Just a call away? It's not that easy
By JAMES THORNER, Times Staff Writer
When someone asks Dawn Kirkman to check a number in the phone book, her most accurate reply is "Which phone book?"
Because if you're a business or resident in Pasco County, you've got so many to choose from. Divided among three area codes and three local phone companies, Pasco is awash in white and yellow pages.
"I don't know how many phone books we have, but it's a pain in the rear," said Kirkman, who works for Dew Insurance Agency in Land O'Lakes. "There's so many of them it looks trashy, so I hide them in the cabinet."
The west Pasco communities of Holiday, Port Richey, New Port Richey, Hudson and Spring Hill share one fat volume under the 727 area code. From there it gets complicated.
Land O'Lakes, Lutz and Wesley Chapel are included in one thin phone book, but also figure in Tampa's yellow and white pages because they all use the 813 area code.
Dade City splits a book with Brooksville, a fellow 352 area code community. Zephyrhills (813 area code) has its own wafer of a book but also publishes numbers in the Dade City book.
As if that weren't enough, BellSouth, with several hundred customers along U.S. 41 in north-central Pasco, publishes its own directory.
"I know, it seems crazy," said Bob Elek, spokesman for Verizon, which serves the bulk of local calling customers in the county. "Unfortunately, Pasco is just one of those counties where three different companies come together."
But even within Verizon's territory, things get labyrinthine. New Port Richey residents dial Clearwater locally, but a few miles up the road in Hudson, Clearwater becomes a toll call.
Dade City residents reach Zephyrhills without dialing an area code. But Zephyrhills residents calling Dade City need to punch in 352.
Land O'Lakes residents must dial a 1 before calling 727 numbers in west Pasco. But when they call 727 numbers in Pinellas County, a 1 is rarely necessary.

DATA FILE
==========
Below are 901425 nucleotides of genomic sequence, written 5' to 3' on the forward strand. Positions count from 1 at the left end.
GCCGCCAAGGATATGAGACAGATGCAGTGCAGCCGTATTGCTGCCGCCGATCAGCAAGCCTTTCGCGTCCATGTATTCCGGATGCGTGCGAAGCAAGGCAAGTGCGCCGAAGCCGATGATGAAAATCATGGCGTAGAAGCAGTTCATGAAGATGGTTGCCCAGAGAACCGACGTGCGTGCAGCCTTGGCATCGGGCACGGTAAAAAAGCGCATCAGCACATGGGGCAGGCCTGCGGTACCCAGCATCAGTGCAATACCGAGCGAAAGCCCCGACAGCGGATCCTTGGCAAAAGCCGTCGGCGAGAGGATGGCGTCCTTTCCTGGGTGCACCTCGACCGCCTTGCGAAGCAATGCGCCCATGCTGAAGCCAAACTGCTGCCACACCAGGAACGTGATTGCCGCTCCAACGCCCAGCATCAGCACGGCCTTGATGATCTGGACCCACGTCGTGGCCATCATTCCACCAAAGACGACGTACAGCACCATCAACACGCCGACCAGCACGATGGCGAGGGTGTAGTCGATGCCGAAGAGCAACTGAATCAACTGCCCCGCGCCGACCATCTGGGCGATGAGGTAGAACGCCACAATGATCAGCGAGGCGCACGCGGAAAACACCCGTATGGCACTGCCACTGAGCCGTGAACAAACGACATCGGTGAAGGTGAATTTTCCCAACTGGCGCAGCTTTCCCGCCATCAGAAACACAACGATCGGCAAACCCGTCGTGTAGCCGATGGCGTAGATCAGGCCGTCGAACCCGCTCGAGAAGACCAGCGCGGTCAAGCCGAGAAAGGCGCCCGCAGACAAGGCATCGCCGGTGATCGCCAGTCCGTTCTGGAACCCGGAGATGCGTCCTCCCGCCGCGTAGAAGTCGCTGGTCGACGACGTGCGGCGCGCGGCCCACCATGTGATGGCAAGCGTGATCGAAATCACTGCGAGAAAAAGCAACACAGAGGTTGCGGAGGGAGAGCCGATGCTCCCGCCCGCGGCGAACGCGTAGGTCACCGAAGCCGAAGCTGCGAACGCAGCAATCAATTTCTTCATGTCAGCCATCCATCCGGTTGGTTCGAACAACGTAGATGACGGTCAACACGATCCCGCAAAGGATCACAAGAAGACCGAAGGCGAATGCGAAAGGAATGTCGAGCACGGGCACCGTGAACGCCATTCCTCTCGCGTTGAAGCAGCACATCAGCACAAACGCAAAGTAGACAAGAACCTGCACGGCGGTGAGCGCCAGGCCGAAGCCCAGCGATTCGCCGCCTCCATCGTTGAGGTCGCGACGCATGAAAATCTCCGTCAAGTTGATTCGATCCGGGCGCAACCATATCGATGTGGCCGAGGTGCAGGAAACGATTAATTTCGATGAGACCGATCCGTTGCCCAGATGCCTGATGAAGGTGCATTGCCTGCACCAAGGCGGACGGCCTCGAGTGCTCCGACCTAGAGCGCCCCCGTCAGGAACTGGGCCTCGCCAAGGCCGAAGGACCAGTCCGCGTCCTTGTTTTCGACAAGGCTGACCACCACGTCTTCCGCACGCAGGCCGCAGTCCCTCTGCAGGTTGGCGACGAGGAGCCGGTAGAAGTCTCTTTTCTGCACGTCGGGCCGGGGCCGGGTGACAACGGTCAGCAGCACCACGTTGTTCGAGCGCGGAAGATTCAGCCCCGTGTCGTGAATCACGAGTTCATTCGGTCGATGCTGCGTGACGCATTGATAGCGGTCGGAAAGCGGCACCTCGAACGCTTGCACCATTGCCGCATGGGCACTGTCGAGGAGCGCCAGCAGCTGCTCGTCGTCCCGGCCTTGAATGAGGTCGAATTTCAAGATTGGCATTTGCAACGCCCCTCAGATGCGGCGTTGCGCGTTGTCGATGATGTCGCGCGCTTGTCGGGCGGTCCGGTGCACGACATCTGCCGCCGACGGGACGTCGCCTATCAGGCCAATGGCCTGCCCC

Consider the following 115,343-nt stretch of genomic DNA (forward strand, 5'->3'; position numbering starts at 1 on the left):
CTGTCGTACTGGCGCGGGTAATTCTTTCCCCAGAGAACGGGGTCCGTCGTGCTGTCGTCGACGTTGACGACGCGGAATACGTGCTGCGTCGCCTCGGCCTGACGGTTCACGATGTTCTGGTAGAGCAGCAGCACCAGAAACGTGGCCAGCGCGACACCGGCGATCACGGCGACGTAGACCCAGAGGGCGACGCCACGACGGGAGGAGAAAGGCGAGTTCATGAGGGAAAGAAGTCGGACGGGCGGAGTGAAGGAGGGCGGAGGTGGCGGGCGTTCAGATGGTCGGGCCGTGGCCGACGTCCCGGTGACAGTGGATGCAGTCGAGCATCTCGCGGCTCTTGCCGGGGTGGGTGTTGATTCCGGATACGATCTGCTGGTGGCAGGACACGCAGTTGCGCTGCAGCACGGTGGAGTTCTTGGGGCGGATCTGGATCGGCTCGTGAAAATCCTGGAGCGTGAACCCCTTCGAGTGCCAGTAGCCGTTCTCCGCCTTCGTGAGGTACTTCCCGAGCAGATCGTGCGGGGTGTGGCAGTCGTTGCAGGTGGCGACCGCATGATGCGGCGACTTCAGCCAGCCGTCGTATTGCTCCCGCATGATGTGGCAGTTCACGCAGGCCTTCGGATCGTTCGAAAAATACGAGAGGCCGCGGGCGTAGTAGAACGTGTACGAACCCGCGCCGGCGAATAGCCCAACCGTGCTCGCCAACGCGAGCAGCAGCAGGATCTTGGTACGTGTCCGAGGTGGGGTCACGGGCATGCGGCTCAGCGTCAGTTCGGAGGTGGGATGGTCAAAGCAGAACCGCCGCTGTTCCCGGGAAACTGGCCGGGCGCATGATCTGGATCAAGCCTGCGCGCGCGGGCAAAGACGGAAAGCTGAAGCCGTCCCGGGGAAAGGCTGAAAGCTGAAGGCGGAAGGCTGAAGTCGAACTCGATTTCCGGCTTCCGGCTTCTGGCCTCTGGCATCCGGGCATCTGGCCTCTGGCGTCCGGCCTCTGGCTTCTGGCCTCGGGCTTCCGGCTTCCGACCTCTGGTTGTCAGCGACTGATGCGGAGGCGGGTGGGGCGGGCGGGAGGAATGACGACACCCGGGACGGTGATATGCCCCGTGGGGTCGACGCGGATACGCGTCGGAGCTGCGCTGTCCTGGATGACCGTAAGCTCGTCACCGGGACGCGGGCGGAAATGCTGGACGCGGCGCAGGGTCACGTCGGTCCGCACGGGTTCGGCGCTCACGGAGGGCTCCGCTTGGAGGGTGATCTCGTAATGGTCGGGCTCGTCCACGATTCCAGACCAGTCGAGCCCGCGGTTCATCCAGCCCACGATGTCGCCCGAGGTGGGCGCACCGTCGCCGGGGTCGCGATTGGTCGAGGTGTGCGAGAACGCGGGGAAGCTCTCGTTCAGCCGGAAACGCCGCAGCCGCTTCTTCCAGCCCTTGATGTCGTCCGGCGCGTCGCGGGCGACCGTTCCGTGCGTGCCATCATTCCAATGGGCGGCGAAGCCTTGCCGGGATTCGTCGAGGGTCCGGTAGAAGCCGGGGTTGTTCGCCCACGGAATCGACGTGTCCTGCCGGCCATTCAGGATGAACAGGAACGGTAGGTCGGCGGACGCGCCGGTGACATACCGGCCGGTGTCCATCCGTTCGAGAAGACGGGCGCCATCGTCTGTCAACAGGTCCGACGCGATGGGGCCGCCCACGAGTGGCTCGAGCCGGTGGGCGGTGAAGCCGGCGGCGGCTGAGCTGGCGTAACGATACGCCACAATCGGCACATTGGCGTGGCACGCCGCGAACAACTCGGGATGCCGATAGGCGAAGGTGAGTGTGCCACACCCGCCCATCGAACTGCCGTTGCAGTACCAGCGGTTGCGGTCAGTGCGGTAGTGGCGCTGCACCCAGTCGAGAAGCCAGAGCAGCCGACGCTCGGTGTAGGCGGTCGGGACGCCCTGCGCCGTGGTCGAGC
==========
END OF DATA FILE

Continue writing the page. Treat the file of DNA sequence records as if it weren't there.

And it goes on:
For businesses and government agencies, the dialing system is at best an annoyance and at worst a financial drain.
When Tom Whitehall took over the Pasco County School District's telecommunications department in 1987, calling between schools entailed tons of toll charges.
"The long distance bills were just outrageous," Whitehall said.
His solution was to plug all calls through a central brain in Land O'Lakes. That allows the school district to use "least cost routing."
For example, if a Dade City school wants to call Clearwater, Whitehall's system routes the call through a New Port Richey line, for which Clearwater is a local call.
"I'd estimate we've saved in the neighborhood of $3-million to $5-million over the years," Whitehall said.
County commissioners asked the Public Service Commission for countywide toll-free calling in 1991, but calling studies showed limited east-west traffic to justify it then.
The PSC offered relief by requiring the county's three phone companies to begin "extended calling service," which made many long distance calls 25-cent calls.
The current three area codes stem from 1998, when west Pasco was grouped with Pinellas and central Pasco with Hillsborough County.
The groupings reflect calling patterns established 40 year ago, patterns Verizon's Elek admits might no longer hold true in all cases.
"You can understand the frustrations," he said. "You're talking about calling patterns established in 1963."
For residents of Land O'Lakes and Wesley Chapel, being grouped with Tampa creates extra annoyances. Their phone books include long listings for government services in Hillsborough but barely reference Pasco government numbers.
If you lose water, for example, the directory lists no number for Pasco utilities, an office based in west Pasco. (By the way, that number is 727-847-8144. If no answer, dial 727-847-8105.)
Pasco's dialing division doesn't frustrate everyone. Land O'Lakes real estate agent Cody Adams said he still considers central Pasco a place apart from the rest of the county. So it's no surprise that phoning isn't simple.
"We're a different entity from west Pasco," Adams said.
And Adams reflects other trends reducing people's reliance on traditional phone books and household and business lines. He makes many of his calls from a cell phone. And his main directory is the Internet.
Kirkman, too, is just as apt to click on her favorite Web site for a phone number than consult the stack of phone books in her office cabinet. Nevertheless, she'd support less complex calling.
"My mother in Shady Hills uses the 352 area code. Right down the road from her in Shady Hills they use 727," Kirkman said. "Does that make any sense?"
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